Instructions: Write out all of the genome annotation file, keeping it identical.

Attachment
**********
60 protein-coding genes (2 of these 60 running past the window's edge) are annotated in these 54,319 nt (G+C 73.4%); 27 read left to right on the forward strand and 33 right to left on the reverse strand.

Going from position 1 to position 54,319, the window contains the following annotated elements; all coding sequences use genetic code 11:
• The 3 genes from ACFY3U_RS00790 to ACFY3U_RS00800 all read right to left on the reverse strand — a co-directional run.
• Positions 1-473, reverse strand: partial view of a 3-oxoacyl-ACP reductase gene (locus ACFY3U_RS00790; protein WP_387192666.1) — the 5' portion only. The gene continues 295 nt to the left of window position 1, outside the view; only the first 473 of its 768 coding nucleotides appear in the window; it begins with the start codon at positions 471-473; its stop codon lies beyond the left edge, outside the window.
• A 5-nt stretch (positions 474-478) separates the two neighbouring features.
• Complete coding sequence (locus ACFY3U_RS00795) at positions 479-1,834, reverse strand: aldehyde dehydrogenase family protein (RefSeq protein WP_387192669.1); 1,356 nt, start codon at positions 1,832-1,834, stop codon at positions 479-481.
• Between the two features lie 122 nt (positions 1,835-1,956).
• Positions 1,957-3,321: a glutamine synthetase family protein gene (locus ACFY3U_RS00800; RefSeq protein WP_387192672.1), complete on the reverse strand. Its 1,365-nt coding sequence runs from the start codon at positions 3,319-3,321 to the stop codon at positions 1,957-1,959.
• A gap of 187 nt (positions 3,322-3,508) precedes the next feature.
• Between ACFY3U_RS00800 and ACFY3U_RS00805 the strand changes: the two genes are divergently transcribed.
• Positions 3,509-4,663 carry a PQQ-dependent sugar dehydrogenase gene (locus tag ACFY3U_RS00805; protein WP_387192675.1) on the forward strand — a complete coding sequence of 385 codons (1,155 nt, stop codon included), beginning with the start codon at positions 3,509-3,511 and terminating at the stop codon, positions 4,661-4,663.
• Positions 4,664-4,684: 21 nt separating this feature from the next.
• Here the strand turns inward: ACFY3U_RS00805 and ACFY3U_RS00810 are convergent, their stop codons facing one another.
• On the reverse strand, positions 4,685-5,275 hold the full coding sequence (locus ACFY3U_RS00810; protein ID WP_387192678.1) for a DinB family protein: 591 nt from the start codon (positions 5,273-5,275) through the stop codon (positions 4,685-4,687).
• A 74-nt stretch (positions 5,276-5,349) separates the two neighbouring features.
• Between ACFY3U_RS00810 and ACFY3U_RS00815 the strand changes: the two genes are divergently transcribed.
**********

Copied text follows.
60 protein-coding genes (2 of these 60 running past the window's edge) are annotated in these 54,319 nt (G+C 73.4%); 27 read left to right on the forward strand and 33 right to left on the reverse strand.

Going from position 1 to position 54,319, the window contains the following annotated elements; all coding sequences use genetic code 11:
• The 3 genes from ACFY3U_RS00790 to ACFY3U_RS00800 all read right to left on the reverse strand — a co-directional run.
• Positions 1-473, reverse strand: partial view of a 3-oxoacyl-ACP reductase gene (locus ACFY3U_RS00790; protein WP_387192666.1) — the 5' portion only. The gene continues 295 nt to the left of window position 1, outside the view; only the first 473 of its 768 coding nucleotides appear in the window; it begins with the start codon at positions 471-473; its stop codon lies beyond the left edge, outside the window.
• A 5-nt stretch (positions 474-478) separates the two neighbouring features.
• Complete coding sequence (locus ACFY3U_RS00795) at positions 479-1,834, reverse strand: aldehyde dehydrogenase family protein (RefSeq protein WP_387192669.1); 1,356 nt, start codon at positions 1,832-1,834, stop codon at positions 479-481.
• Between the two features lie 122 nt (positions 1,835-1,956).
• Positions 1,957-3,321: a glutamine synthetase family protein gene (locus ACFY3U_RS00800; RefSeq protein WP_387192672.1), complete on the reverse strand. Its 1,365-nt coding sequence runs from the start codon at positions 3,319-3,321 to the stop codon at positions 1,957-1,959.
• A gap of 187 nt (positions 3,322-3,508) precedes the next feature.
• Between ACFY3U_RS00800 and ACFY3U_RS00805 the strand changes: the two genes are divergently transcribed.
• Positions 3,509-4,663 carry a PQQ-dependent sugar dehydrogenase gene (locus tag ACFY3U_RS00805; protein WP_387192675.1) on the forward strand — a complete coding sequence of 385 codons (1,155 nt, stop codon included), beginning with the start codon at positions 3,509-3,511 and terminating at the stop codon, positions 4,661-4,663.
• Positions 4,664-4,684: 21 nt separating this feature from the next.
• Here the strand turns inward: ACFY3U_RS00805 and ACFY3U_RS00810 are convergent, their stop codons facing one another.
• On the reverse strand, positions 4,685-5,275 hold the full coding sequence (locus ACFY3U_RS00810; protein ID WP_387192678.1) for a DinB family protein: 591 nt from the start codon (positions 5,273-5,275) through the stop codon (positions 4,685-4,687).
• A 74-nt stretch (positions 5,276-5,349) separates the two neighbouring features.
• Between ACFY3U_RS00810 and ACFY3U_RS00815 the strand changes: the two genes are divergently transcribed.